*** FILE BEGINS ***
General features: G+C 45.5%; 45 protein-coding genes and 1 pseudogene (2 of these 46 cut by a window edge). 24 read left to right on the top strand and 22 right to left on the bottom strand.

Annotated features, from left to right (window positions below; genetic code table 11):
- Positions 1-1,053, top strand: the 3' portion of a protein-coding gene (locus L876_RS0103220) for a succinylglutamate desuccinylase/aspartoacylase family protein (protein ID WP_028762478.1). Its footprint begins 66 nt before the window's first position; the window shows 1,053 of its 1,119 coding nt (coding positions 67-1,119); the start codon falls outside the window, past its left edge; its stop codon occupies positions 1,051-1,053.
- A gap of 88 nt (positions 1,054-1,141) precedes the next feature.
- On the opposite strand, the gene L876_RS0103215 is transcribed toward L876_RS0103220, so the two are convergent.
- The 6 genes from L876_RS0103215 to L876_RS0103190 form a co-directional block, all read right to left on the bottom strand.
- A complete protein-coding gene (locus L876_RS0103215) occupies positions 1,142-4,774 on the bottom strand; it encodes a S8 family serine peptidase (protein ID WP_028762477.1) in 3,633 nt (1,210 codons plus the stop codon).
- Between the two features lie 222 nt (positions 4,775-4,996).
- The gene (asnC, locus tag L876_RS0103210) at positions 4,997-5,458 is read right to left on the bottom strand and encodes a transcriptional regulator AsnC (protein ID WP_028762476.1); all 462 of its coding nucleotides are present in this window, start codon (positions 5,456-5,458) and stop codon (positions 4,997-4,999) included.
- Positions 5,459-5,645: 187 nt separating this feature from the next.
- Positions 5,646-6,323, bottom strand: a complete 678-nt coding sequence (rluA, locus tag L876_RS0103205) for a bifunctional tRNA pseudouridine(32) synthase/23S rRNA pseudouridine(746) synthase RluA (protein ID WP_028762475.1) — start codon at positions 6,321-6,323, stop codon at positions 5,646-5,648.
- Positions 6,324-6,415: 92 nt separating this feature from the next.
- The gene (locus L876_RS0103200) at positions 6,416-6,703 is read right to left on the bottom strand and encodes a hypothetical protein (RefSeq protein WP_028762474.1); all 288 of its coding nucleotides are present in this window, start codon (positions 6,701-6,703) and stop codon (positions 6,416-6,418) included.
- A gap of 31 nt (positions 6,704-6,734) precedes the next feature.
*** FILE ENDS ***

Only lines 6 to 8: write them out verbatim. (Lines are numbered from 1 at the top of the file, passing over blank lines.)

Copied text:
- The 6 genes from L876_RS0103215 to L876_RS0103190 form a co-directional block, all read right to left on the bottom strand.
- A complete protein-coding gene (locus L876_RS0103215) occupies positions 1,142-4,774 on the bottom strand; it encodes a S8 family serine peptidase (protein ID WP_028762477.1) in 3,633 nt (1,210 codons plus the stop codon).
- Between the two features lie 222 nt (positions 4,775-4,996).